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The implications of the American "shale revolution" for the European energy markets

The greatest (energy) opportunity of our time?

24 January 2013, 6 - 9 PM CET

TUSIAD Avenue des Gaulois, 13, Brussels 1040

Several years ago, very senior executives at the world's leading oil companies entertained private discussions about the nature of the "shale revolution" emerging in America. Although such discussions have now evolved into lively policy debates amongst decision makers and energy experts alike, many questions about the true scale of the shale energy revolution are yet to be answered.

There is evidence to suggest that the "shale revolution" may help the US become the world"s leading oil producer by 2020 and energy production is already becoming cheaper and more abundant in the country. This could, in itself, put downward pressure on global oil prices and, possibly, alter geopolitical relations between leading nations. That being said, few qualified studies are bullish enough to conclude that oil prices are likely to fall in the evolving (hydrocarbons) demand environment. While the "shale energy revolution" and subsequent resurgence of oil and gas production in the US are likely to move America towards greater levels of energy independence, there is little evidence to suggest that, for example, demand for Gulf hydrocarbons in fast growing Asia has reached its peak.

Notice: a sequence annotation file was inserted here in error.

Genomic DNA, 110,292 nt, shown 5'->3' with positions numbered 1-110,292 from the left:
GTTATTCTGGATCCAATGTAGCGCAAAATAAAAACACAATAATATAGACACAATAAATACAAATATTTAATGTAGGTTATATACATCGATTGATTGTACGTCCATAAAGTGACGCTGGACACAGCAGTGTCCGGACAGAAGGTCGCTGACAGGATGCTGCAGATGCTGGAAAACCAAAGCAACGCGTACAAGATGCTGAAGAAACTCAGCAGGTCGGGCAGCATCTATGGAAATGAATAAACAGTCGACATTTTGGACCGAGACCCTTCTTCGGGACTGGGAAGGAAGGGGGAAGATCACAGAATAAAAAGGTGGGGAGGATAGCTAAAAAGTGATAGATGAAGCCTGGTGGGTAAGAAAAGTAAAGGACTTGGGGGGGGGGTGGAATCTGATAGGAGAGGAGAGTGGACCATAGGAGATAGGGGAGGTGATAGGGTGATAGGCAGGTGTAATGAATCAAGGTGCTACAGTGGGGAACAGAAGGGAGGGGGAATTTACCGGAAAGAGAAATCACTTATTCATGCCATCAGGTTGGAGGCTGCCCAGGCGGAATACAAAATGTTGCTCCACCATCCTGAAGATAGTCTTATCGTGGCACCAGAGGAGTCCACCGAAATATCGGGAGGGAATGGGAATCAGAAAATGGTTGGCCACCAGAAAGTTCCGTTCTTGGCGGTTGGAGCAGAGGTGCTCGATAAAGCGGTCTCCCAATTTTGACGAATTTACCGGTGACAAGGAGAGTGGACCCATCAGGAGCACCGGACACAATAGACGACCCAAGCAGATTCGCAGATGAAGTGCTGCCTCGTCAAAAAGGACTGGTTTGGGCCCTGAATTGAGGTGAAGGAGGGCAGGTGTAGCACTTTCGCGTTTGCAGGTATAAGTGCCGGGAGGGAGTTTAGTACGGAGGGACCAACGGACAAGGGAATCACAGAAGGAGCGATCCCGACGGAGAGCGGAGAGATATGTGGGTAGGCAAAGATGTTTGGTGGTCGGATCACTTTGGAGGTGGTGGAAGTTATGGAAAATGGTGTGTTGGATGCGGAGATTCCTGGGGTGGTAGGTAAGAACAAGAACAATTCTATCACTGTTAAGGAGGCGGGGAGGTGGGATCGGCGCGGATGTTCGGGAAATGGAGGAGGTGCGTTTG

During an interactive discussion held by the Brussels Energy Club on January 24, Alan Riley explained what this would-be "turning of the tide" in the global oil and gas producer-consumer relationship means for European energy security. Moreover, while some critics fear that Europe is — largely due to environmental and regulatory reasons — missing out on the benefits of the "shale revolution", Professor Riley further assessed the likelihood of a "second stage" shale phenomenon reaching Europe in the form of LNG. Referring to his own substantive research into the topic as well as analysis of the latest international assessments, Professor Riley outlined core messages that the shale transformation will likely have for the European energy markets, whilst helping industry professionals come to grips with the necessary strategies to address what could yet materialise as the "greatest (energy) opportunity of our time".


Professor, City Law School, City University, London




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